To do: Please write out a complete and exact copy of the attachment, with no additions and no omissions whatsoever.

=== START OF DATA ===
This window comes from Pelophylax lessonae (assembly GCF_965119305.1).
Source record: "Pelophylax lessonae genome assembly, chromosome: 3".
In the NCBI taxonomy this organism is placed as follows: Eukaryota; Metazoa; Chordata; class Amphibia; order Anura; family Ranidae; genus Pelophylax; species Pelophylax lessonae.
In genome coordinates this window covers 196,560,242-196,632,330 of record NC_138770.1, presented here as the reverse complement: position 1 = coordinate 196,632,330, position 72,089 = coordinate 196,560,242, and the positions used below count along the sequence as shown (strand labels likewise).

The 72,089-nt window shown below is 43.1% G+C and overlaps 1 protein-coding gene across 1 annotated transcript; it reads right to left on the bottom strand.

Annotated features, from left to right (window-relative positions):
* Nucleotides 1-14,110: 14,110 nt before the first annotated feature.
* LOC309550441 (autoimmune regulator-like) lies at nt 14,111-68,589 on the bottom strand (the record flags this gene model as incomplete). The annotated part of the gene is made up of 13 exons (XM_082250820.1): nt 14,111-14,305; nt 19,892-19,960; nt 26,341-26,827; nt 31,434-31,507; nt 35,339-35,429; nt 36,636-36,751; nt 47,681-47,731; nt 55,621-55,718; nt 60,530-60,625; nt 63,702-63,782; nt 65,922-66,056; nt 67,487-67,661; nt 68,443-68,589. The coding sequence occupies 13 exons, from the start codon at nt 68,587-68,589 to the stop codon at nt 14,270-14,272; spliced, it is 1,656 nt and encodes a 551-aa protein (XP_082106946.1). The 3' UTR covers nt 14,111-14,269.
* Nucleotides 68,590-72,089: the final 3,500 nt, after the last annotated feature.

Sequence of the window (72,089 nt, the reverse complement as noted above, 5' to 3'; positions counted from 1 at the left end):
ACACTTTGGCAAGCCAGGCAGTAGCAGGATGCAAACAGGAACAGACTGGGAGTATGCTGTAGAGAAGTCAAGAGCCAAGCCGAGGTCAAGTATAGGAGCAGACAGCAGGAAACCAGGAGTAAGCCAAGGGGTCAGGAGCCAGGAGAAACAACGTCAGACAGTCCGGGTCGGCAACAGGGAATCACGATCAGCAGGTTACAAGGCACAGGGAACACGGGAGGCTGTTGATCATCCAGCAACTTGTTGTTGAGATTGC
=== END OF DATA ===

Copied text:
This window comes from Pelophylax lessonae (assembly GCF_965119305.1).
Source record: "Pelophylax lessonae genome assembly, chromosome: 3".
In the NCBI taxonomy this organism is placed as follows: Eukaryota; Metazoa; Chordata; class Amphibia; order Anura; family Ranidae; genus Pelophylax; species Pelophylax lessonae.
In genome coordinates this window covers 196,560,242-196,632,330 of record NC_138770.1, presented here as the reverse complement: position 1 = coordinate 196,632,330, position 72,089 = coordinate 196,560,242, and the positions used below count along the sequence as shown (strand labels likewise).

The 72,089-nt window shown below is 43.1% G+C and overlaps 1 protein-coding gene across 1 annotated transcript; it reads right to left on the bottom strand.

Annotated features, from left to right (window-relative positions):
* Nucleotides 1-14,110: 14,110 nt before the first annotated feature.
* LOC309550441 (autoimmune regulator-like) lies at nt 14,111-68,589 on the bottom strand (the record flags this gene model as incomplete). The annotated part of the gene is made up of 13 exons (XM_082250820.1): nt 14,111-14,305; nt 19,892-19,960; nt 26,341-26,827; nt 31,434-31,507; nt 35,339-35,429; nt 36,636-36,751; nt 47,681-47,731; nt 55,621-55,718; nt 60,530-60,625; nt 63,702-63,782; nt 65,922-66,056; nt 67,487-67,661; nt 68,443-68,589. The coding sequence occupies 13 exons, from the start codon at nt 68,587-68,589 to the stop codon at nt 14,270-14,272; spliced, it is 1,656 nt and encodes a 551-aa protein (XP_082106946.1). The 3' UTR covers nt 14,111-14,269.
* Nucleotides 68,590-72,089: the final 3,500 nt, after the last annotated feature.

Sequence of the window (72,089 nt, the reverse complement as noted above, 5' to 3'; positions counted from 1 at the left end):
ACACTTTGGCAAGCCAGGCAGTAGCAGGATGCAAACAGGAACAGACTGGGAGTATGCTGTAGAGAAGTCAAGAGCCAAGCCGAGGTCAAGTATAGGAGCAGACAGCAGGAAACCAGGAGTAAGCCAAGGGGTCAGGAGCCAGGAGAAACAACGTCAGACAGTCCGGGTCGGCAACAGGGAATCACGATCAGCAGGTTACAAGGCACAGGGAACACGGGAGGCTGTTGATCATCCAGCAACTTGTTGTTGAGATTGC